My head is still spinning over this bizarre display.  On the one hand, it was Twilight Zone-ish, to hear Mr. Harvey openly admitting (through the very act of talking openly about any of these things) that problems in these areas do exist.  How many times have SGM defenders come around to this site and railed about how “they’ve never seen” anything like this?  How we’re all just misunderstanding and making stuff up?  Well, now their organization’s “acting president” is putting these things into words and telling the world that they’ve been aware of their jacked-up church governance structure “for years” and have been revising (secretly, I guess) polity for the past two years.

Who knew?

There were so many odd things about this video, from Mr. Harvey’s lighthearted facial expressions, to the tight camera angles that nonetheless managed to capture his hand gestures, to the very clear display of his belief that if he tells people what he wants them to think, they will forget what they’ve experienced or witnessed and will believe his interpretation of things.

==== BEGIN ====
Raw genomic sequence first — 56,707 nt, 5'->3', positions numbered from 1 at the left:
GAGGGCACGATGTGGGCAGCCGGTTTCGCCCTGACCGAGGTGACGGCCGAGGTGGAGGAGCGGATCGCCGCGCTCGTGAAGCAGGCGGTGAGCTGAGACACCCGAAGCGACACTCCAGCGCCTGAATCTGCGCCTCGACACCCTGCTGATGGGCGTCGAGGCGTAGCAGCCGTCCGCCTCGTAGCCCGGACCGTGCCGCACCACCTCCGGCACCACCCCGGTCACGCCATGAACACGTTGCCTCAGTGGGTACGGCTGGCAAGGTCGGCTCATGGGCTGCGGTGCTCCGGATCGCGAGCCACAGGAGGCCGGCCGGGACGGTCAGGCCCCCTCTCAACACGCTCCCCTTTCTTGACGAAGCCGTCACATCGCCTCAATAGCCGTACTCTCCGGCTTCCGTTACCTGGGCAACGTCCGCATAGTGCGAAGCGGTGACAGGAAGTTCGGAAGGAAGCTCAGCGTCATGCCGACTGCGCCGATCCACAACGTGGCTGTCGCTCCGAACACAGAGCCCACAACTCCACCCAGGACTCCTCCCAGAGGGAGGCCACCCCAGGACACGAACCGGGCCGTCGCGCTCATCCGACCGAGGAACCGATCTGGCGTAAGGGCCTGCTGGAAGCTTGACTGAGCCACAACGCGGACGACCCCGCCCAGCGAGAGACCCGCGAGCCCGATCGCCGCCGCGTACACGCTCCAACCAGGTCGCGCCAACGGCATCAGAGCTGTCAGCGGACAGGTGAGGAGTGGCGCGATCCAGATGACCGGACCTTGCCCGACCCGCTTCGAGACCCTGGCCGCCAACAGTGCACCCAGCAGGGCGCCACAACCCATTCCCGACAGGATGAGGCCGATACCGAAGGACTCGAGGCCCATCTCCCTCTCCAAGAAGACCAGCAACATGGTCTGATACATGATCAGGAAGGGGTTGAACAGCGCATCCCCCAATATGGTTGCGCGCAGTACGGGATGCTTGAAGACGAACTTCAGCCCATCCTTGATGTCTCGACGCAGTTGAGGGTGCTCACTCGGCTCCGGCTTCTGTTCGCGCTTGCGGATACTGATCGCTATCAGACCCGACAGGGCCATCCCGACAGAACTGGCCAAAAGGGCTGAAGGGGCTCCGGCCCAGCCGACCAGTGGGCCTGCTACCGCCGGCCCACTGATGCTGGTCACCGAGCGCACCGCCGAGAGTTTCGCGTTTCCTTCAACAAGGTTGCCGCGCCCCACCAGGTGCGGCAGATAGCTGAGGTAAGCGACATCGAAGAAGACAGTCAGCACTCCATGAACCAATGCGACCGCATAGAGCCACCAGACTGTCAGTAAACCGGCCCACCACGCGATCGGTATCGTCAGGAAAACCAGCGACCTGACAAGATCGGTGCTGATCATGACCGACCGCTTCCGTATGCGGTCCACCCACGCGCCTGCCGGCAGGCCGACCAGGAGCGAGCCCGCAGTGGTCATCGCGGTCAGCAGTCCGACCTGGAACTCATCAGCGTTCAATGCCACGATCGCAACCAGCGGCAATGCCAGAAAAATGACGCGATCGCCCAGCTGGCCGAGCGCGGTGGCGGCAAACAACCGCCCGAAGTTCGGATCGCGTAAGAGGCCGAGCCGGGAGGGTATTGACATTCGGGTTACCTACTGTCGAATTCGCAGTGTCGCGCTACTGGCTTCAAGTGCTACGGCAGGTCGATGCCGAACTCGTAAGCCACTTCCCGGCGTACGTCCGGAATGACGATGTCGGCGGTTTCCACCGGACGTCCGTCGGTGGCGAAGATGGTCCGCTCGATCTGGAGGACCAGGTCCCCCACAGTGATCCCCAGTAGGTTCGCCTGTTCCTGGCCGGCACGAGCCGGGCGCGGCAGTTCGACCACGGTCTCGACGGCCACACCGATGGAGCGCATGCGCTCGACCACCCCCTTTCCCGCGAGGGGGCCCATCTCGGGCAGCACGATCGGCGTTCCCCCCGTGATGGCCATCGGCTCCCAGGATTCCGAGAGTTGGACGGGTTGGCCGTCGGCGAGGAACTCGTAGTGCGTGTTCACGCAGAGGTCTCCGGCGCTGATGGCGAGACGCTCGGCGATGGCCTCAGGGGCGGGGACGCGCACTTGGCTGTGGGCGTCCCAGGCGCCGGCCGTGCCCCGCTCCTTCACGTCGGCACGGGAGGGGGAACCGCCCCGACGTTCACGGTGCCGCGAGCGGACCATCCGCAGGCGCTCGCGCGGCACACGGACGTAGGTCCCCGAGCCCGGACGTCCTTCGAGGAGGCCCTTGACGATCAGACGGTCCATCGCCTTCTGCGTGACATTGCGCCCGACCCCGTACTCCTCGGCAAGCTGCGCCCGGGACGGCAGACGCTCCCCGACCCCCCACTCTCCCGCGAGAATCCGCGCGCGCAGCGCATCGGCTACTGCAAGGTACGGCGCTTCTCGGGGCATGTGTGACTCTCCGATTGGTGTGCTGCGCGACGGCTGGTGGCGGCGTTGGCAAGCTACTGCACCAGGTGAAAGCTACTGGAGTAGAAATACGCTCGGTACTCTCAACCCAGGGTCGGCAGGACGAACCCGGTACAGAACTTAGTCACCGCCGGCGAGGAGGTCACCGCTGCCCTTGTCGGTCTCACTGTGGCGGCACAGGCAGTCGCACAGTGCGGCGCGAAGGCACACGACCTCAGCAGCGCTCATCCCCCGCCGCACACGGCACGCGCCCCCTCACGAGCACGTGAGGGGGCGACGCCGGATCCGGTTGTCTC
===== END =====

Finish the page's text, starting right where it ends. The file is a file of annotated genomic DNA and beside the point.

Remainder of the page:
At times, I found myself seriously wondering when SGM is going to pay us here for providing them with talking points.  After all, way back in 2008, I suggested that the leaders who were so desperate to know the indentities of the commenters here ought instead to direct their energies toward self-examination, and toward answering the following questions: